All the prayers of the modern pious Christians begin with one of the variants of this classic children’s bedtime prayer from the 18th century. This prayer and its adaptations are sometimes combined with the “Black Paternoster”, one version of which goes:
Matthew, Mark, Luke and John, Bless the bed that I lie on. Four corners to my bed, Four angels round my head; One to watch and one to pray And two to bear my soul away.
Thomas Ady in his witchcraft treatise “A Candle in the Dark, or, a treatise concerning the nature of witches and witchcraft” (1656), tells about a woman in Essex who claimed to have lived in the reign of Mary I (r. 1553-1558) the queen of England, blessed herself every night with the “popish (Roman Catholic) charm”:
Matthew, Mark, Luke and John, The Bed be blest that I lye on.
In 1685, George Sinclair, in his”Satan’s Invisible World Discovered” wrote about a witch who used a “Black Paternoster”, at night, similar to Ady’s rhyme:
Four newks (corners) in this house, for haly (holy) Angels, A post in the midst, that’s Christ Jesus, Lucas, Marcus, Matthew, Joannes, God be into this house, and all that belangs (belongs) us.
A year later it was quoted again by John Aubrey, an English antiquary, natural philosopher and writer, but in the form:
Matthew, Mark, Luke, and John, Bless the bed that I lye on. And blessed Guardian-Angel keep Me safe from danger whilst I sleep.
So, we find the typical pious Christian does not wish to be bothered. He looks forward to a future of inactivity. Any effort, especially intellectual effort, is distasteful to him and is apt to offend and unsettle him. Hence for him, the intellectual life must not be real but sleep should be real. Sleep seems to be his quest, “and he is forever looking forward to the time when he shall go to his ‘long rest.‘“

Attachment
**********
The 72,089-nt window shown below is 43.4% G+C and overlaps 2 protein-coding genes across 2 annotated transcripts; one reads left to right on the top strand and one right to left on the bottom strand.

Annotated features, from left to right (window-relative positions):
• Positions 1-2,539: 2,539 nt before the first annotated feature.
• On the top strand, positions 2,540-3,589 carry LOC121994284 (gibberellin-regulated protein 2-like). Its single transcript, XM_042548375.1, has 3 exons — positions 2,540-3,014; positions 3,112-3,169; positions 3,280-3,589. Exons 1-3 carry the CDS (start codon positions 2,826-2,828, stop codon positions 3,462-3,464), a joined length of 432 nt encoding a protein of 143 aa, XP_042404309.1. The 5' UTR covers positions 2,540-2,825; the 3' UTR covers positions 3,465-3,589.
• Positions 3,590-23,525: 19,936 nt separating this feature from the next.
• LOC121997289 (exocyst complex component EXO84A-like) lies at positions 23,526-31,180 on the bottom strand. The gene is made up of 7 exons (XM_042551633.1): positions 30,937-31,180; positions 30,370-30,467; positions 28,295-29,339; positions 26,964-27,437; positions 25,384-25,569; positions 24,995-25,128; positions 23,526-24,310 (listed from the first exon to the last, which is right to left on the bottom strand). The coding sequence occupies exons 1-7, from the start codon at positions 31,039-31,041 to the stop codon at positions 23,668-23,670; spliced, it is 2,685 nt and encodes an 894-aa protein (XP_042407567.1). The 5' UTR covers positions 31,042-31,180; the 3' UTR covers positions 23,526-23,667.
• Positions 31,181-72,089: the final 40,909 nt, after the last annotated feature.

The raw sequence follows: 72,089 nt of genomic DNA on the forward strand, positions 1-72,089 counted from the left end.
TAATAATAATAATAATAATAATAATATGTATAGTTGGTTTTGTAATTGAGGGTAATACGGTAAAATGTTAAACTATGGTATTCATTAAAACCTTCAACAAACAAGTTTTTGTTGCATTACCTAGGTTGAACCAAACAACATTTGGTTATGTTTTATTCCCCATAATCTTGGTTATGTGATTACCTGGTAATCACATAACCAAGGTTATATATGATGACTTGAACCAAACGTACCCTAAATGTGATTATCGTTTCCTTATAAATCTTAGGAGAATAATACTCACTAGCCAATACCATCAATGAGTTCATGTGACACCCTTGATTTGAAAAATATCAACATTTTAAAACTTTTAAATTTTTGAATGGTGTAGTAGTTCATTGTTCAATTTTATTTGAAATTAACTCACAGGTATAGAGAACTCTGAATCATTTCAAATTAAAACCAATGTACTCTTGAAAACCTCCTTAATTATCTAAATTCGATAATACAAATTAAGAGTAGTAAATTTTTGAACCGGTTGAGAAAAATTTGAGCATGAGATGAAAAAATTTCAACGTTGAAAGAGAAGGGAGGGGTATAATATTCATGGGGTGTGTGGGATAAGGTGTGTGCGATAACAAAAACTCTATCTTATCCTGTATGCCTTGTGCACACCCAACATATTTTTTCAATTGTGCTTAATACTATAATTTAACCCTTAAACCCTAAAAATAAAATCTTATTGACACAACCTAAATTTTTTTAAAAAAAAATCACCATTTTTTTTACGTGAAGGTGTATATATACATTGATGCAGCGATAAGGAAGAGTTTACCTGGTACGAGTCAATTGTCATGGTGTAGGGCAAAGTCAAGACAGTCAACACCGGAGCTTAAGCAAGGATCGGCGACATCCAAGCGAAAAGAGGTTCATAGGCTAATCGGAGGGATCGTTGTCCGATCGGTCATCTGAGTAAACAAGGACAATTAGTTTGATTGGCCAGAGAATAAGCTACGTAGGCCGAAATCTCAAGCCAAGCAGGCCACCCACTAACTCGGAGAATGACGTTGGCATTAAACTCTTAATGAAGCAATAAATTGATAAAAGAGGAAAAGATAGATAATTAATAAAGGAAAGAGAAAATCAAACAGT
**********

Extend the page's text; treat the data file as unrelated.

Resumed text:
The above painting opened my eyes to the world of art. Do you see anything wrong in this painting of Adam and Eve? I am not a connoisseur of art per se, nor do I pretend to be one.
I couldn’t but exclaim “What? Adam and Eve with belly buttons? The artist was a dumb idiot!”
But the artist who painted it was an educated person named Lucas Cranach the Elder, a German Renaissance painter and graphic artist who excelled in portraits and in female nudes.
Lucas Cranach the Elder was the principal member of the family of artists by the name Cranach who were active in Saxony during the 16th century.
From about 1501 to 1504 Lucas Cranach lived in Vienna, and his earliest known works date from this period. They include a portrait of the Wife of Dr Johann Stephan Reuss (1503), found in the collection of Staatliche Museen, Berlin and The Crucifixion (1503, in Alte Pinakothek, Munich).
In 1505 Cranach became court painter to the electors of Saxony at Wittenberg and held the position until 1550. As a prominent citizen in Wittenberg, he received a title and was mayor in 1537.
In 1508 he visited the Netherlands, where he painted portraits of such royalty as Holy Roman Emperor Maximilian I and the young prince who succeeded him as Charles V. He painted biblical and mythological scenes with decorative sensual nudes that were new to German painting. These works include many versions of Adam and Eve, The Judgment of Paris (1528, Metropolitan Museum, New York), and nearly 20 versions of Venus and Cupid from 1527 to 1545.
As a friend of Martin Luther, Cranach’s art expresses much of the spirit and feeling of the German Reformation.
Cranach ran a large workshop and produced hundreds of works. His sons too were artists. His oldest son Hans Cranach died prematurely. His other son, Lucas Cranach the Younger was his pupil and assistant and distinguished himself.
Lucas Cranach died in Weimar, on October 15, 1553.
Here are some more paintings of Adam and Eve by Lucas Cranach the Elder. All with navels! ..